Friday, July 10, 2009

Long Run, Trimmed

I'll have more to say about long runs, the theories behind 'em and their role in the marathon-training scheme. But right now I'll just post the workout and a few words, because I need to eat and I need to rest; I feel very wiped out.

So I jumped into this 16-week training plan more than a month in, at Week 11 counting down toward the Berlin Marathon on September 20. I was relying on my fitness base from Ironman to carry me, but this first week of training soon revealed that to be overly ambitious, or hopeful. I discovered that Ironman fitness and fast marathon fitness, even fitness-in-progress, are two very different things, and that my body was not fully recovered from the 2.4 miles of swimming, 112 miles of cycling and 26 miles, 385 yards of running that I did on June 21 (not too mention all the work that got me ready for that effort).

When I woke up this morning I knew I couldn't do what the plan told me to do: 20 miles at 8 minutes per mile. Well, I could, but it would have been foolish. The track repeats on Monday, the tempo run on Wednesday—this was all high-intensity stuff, new to me, and it left me feeling mildly sore and majorly worn out. I made the decision to trim the run to 16 miles. (Yes, I need to do long runs, but did you know there are three more 20-milers scheduled in the next seven weeks?)

All that said, I think I would have been able to do a solid 20 fairly comfortably today if I had gotten my ass out the door earlier in the day. By midrun it was quite warm, well into the 80s, and on the humid side as well. Most days I do a 16-miler without stopping to drink or eat, but today I found myself desperately thirsty after two loops (four miles) on the dirt at Glendoveer. So most of the slower miles on the chart above—9, 13, 15—included 20- to 30-second pauses to drink some Gatorade. Otherwise, after starting a little too fast, I did a decent job sticking near the 8-minute/mile pace I was shooting for. In the end, it was 16.2 miles at 7:58/mile, and it was done.

Wednesday, July 8, 2009

Finding the Tempo

When I first got into triathlon—well before I got into marathon—I'd read blogs and find myself baffled at the frequent references to "tempo runs." It's a curious term; I half thought you ran to a beat. I did some research, of course, and gained a bit of an understanding of the term, but it became clear that like a lot of things in life it was something I needed to experience to really get. Amazingly, it took me until today to do that. Six marathons, several half-marathons, countless 10Ks, 5Ks and ultras ... and finally I did a tempo run.

Here's the low-down on tempo runs, beginning with the key fact: Tempo runs are all about improving endurance by raising your lactate threshold. Lactate threshold? Well, as explained by Pete Pfitzinger in Advanced Marathoning:
Lactacte is produced by your muscles and is used by your muscles, heart, liver, and kidneys. The lactate concentration in your blood represents a balance between lactate production and consumption.... As you increase your effort from resting to walking to easy running, your rates of lactate production and consumption increase, and your blood lactate concentration stays relatively constant. When you run harder than your lactate threshold, however, your lactate clearance can no longer keep up with lactate production.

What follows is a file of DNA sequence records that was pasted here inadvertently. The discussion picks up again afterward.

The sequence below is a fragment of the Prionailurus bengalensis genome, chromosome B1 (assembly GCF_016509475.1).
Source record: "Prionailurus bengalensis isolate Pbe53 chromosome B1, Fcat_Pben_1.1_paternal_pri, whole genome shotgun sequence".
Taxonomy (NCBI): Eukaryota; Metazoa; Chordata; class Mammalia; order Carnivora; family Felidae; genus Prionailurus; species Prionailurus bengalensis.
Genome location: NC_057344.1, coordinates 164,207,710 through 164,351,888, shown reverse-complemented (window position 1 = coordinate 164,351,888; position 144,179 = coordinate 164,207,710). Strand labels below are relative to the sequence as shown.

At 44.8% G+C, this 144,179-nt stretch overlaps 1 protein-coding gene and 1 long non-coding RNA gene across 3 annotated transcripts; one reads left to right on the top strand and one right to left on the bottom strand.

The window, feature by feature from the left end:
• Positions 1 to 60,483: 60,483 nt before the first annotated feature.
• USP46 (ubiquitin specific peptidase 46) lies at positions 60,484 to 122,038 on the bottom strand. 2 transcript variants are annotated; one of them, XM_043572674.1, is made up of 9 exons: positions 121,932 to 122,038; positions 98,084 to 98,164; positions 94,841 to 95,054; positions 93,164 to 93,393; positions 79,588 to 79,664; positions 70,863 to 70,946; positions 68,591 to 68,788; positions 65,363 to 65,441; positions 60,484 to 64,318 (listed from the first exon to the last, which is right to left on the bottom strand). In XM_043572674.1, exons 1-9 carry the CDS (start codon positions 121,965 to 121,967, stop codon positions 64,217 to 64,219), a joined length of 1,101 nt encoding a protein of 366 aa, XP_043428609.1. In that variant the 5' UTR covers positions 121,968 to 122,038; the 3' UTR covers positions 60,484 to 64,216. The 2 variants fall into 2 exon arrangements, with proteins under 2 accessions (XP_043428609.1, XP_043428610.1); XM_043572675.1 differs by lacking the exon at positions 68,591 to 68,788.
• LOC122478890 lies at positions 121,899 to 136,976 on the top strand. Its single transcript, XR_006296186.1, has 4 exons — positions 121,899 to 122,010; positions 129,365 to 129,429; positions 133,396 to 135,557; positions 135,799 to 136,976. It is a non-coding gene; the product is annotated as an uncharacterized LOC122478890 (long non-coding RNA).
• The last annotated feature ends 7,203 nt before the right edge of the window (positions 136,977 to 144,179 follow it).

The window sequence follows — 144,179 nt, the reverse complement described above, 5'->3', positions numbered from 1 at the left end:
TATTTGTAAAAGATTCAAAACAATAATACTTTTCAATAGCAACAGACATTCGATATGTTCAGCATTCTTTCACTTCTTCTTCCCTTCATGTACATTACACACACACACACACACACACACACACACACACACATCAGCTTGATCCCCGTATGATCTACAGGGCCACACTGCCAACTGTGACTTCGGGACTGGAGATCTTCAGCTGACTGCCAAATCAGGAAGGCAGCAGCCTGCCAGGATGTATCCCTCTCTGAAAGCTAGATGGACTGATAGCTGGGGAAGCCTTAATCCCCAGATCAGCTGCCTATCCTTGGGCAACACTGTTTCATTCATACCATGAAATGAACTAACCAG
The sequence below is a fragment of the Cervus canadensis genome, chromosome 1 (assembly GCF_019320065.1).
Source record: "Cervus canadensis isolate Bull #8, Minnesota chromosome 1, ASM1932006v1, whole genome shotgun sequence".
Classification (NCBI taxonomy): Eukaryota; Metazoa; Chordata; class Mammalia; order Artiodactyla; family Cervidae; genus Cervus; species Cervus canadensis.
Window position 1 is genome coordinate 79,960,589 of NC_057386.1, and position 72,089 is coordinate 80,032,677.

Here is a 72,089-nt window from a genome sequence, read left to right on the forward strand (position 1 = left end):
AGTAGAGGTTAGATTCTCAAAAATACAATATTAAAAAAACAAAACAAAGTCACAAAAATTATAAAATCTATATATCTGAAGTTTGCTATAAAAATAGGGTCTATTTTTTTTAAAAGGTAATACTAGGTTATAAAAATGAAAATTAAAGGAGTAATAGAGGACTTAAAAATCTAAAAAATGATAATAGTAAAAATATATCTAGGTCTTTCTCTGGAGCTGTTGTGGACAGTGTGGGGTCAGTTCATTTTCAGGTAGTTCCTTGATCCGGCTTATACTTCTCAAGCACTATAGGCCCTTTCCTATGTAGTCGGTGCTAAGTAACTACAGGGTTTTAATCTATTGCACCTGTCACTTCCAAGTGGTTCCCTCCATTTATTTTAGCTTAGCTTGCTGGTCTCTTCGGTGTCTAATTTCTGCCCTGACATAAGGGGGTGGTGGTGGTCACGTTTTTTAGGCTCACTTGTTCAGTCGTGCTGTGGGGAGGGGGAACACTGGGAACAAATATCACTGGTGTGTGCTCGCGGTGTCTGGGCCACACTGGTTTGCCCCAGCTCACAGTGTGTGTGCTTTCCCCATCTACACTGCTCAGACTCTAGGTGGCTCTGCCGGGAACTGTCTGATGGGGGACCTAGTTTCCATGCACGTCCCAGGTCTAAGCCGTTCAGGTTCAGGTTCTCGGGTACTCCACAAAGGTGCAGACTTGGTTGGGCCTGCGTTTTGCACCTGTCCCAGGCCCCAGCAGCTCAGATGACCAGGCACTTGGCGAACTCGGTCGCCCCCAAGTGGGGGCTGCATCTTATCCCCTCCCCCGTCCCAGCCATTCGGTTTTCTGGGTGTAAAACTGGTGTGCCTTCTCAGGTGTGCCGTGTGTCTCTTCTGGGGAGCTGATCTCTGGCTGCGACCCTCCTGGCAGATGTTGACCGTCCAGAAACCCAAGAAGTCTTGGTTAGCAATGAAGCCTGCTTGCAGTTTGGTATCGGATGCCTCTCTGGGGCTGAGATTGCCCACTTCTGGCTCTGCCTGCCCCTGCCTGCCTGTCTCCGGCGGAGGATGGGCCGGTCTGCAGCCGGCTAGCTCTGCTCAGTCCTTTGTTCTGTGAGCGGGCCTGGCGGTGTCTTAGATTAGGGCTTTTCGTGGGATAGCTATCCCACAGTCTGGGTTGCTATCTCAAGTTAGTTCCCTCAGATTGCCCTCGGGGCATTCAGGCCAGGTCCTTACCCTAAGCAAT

From there Pfitz starts talking about ions and stuff, but the takeaway is that in this situation, pushed past lactate threshold, clearance no longer keeping up with production, your muscles tie up and you slow down.

So you can see the benefit of improving your lactate threshold. And the way to accomplish that is to “run at your current lactate-threshold pace or a few seconds per mile faster,” to quote Pfitzinger again (you’d think I’d use his training plan, all the quoting of him I do). At that pace, lactate is beginning to build up in your blood, so your body is stimulated to improve your ability to clear it—to make physiological adaptations. Pfitzinger says this pace is around your 15K pace, maybe up to half marathon. FIRST says it’s 15-45 seconds slower than 5K race pace, which is pretty much the same neighborhood where Pfitz has you playing.

My first ever real live tempo run was 5 miles @ 6:45 pace. I did an easy run over to Laurelhurst Park (just shy of a mile and a half from home). I headed there because the roads and sidewalks on the outer perimeter of the park—not in the park itself—are lightly trafficed and a loop is almost exactly a mile, which helps to maintain a sense of my pacing just by where I am. Still, of course, I wear my Garmin, and I get data. Such as:

You can see I was pretty good about my pacing. A little quick for the final two miles, which is shocking because I was in more than a little pain by then. Check that: I was hurtin’! I think there’s still some lingering fatigue from IMCDA, plus Monday’s track work really put me through the wringer. I was creaky Wednesday morning and when I got up to tempo speed could tell my legs weren’t as fresh as I would have liked. That's something I'll have to pay attention to, since a core principle of the FIRST method is that the relative paucity of running gives you time to recover and be ready to tackle the intensity of the workouts. I need to make sure I get fully recovered soon.